Interestingly, another of my dachshunds with a genetic problem with his spinal discs, ended up paralyzed from mid-back down with 3 ruptured discs. We kept him on the raw Bulletproof diet, did acupuncture and physical therapy, and he fully recovered in a few months. Far cheaper (and better) than the $10k surgery traditional vets recommended. The diet didn’t prevent the genetic problems (probably caused by generations of poorly fed dachshunds before him) but it did help healing.

      • Alethea Black

        Dave Asprey, I believe some dogs — dachshunds among them — have a genetic defect in heme synthesis called pyroluria that creates deficiencies in zinc + B6, as well as overall mineral imbalance. You may have heard D Klinghardt speak of this disorder as the missing link that can keep people from recovering from chronic Lyme or mold sickness. I think it exists in animals, too. Signs and symptoms include sensitivity to bright light/sounds, as well as social anxiety. A holistic vet should be able to help you calculate appropriate doses of zinc + B6. This condition is as unrecognized in dogs as it is in humans, and the potential health benefits are just as great.

  • justfred

    “He gets a short walk every other day, only 25% of the exercise the vet recommended.”

    Seems like more walks would be a good idea – not only for his physical health, but for his mental health.

    • Dave Asprey

      He would get more if not for a knee problem he was born with…

  • Every morning after I blend my bulletproof coffee with my little hand blender, I noticed my dog started hovering while I worked and started licking the floor when I was done. This morning I used a deeper glass jar, and she hovered, then sniffed around and couldn’t find any leavings. She came over to me and started begging. I’m considering giving her a little each morning to see how it affects her. She’s not on a whole food diet otherwise, but has severe allergies so we have to be very careful with what food she eats.

    • Dave Asprey

      Go for it! Small doses of cafestrol can inhibit some free radicals. Haven’t looked at dog liver caffeine breakdown – I know chocolate is bad for dogs, but haven’t read anything about coffee.

  • I am a veterinarian who eats a bulletproof diet. I think it is just as silly to feed dogs a grain-based diet as it is to feed one to humans. I am sure that a great number of chronic diseases in dogs could be avoided/cured with a bulletproof style diet. I have been considering signing up for a nutrition Ph.D or something to try to do some studies, but I doubt many companies would want to fund them.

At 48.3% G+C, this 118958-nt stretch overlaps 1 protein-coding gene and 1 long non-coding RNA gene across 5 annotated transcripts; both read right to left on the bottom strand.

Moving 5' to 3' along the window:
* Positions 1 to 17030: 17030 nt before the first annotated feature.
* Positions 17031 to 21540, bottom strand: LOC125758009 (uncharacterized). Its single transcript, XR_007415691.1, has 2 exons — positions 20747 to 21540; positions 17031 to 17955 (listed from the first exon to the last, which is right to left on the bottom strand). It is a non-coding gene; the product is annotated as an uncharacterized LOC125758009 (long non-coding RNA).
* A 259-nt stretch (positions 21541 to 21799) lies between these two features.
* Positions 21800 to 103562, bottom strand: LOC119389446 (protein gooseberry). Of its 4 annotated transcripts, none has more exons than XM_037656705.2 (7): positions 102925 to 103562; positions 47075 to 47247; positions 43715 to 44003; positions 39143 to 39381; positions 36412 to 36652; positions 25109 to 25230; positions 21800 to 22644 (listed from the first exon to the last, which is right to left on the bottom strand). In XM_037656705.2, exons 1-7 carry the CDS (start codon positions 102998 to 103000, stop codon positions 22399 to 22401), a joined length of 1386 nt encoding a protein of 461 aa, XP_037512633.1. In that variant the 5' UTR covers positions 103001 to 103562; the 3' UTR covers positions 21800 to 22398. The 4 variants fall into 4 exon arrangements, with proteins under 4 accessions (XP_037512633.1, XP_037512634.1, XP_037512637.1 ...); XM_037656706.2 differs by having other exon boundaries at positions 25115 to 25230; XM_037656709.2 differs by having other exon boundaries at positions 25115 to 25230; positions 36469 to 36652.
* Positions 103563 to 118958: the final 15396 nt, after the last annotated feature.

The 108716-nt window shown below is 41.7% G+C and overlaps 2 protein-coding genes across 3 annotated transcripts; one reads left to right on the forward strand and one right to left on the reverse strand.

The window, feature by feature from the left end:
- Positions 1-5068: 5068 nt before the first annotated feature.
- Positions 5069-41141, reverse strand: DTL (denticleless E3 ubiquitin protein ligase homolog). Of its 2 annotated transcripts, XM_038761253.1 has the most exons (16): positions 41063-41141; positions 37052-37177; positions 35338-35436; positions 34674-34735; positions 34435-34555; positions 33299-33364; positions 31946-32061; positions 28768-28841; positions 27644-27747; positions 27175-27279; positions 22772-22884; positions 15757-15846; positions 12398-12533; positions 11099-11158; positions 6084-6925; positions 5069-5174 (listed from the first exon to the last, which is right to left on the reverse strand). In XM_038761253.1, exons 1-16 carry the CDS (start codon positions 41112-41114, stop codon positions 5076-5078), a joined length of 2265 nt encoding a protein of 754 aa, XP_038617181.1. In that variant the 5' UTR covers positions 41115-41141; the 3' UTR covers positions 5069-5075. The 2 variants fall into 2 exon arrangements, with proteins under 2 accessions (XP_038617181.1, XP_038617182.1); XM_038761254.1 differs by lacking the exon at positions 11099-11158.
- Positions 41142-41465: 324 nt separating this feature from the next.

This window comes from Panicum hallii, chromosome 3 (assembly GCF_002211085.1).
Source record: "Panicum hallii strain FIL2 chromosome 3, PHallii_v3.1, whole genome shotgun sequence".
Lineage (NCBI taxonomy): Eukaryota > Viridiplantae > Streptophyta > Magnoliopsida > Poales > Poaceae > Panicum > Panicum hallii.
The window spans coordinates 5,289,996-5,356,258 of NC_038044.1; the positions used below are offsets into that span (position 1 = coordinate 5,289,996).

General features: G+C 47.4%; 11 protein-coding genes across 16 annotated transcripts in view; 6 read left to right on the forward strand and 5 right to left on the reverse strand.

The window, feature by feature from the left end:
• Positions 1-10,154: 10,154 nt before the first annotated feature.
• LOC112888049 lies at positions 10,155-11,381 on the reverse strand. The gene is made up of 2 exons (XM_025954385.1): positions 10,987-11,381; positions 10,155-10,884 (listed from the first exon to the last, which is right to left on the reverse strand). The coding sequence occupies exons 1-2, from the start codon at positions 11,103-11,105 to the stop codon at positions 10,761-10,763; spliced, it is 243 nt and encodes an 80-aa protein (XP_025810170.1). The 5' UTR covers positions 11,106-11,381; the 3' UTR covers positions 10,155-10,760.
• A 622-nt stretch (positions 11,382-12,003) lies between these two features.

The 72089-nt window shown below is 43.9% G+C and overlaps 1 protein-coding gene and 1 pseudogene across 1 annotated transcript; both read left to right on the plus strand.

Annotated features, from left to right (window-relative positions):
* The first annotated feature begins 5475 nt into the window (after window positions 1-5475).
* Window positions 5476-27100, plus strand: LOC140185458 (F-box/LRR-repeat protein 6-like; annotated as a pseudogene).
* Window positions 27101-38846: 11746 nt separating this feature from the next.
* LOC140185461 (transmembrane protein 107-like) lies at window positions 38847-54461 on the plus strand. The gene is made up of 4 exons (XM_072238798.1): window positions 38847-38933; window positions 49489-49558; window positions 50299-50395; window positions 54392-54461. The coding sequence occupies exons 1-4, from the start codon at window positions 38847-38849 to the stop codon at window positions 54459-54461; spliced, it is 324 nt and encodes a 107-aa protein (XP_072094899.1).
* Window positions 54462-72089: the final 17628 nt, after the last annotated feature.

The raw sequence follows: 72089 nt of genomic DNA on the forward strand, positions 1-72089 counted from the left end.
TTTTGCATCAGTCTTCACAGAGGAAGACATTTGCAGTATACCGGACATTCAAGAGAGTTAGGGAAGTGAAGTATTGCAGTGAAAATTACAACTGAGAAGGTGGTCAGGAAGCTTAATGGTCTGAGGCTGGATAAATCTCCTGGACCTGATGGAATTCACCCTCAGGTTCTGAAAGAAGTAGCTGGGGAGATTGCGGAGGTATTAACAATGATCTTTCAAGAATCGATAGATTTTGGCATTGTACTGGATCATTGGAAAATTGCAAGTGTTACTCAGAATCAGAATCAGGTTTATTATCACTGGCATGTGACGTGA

Congratulations on your little dachshund’s recovery. There are quite a few patients who don’t recover without emergency surgery. I would say that disc issues are a problem in these guys not just from generations of poor nutrition but also of poor breeding. Cute as they are, dachshunds are not really a natural dog body shape and I am sure this is a component in their high risk for disc disease.

    • Dave Asprey

      Great points Simon. I bet, just like humans, that a lot of the “natural” problems are at least increased by poor nutrition.

      • Sharon Talley

        Hi Dave,
        My name is Sharon Talley. I am a vet and have been in practice for over 25 years. Naturally, I was very intrigued by this post. I see a massive benefit in my own life from the Bulletproof diet and supplements. I treat performance working dogs and horses who would also reap serious rewards from a Bulletproof specific animal diet and supplements. Is this something you’ve ever considered? There’s definitely a large market and appetite for performance animal products. I’d love to speak with you over the phone or Skype when you have a moment. Please let me know the best way to contact you.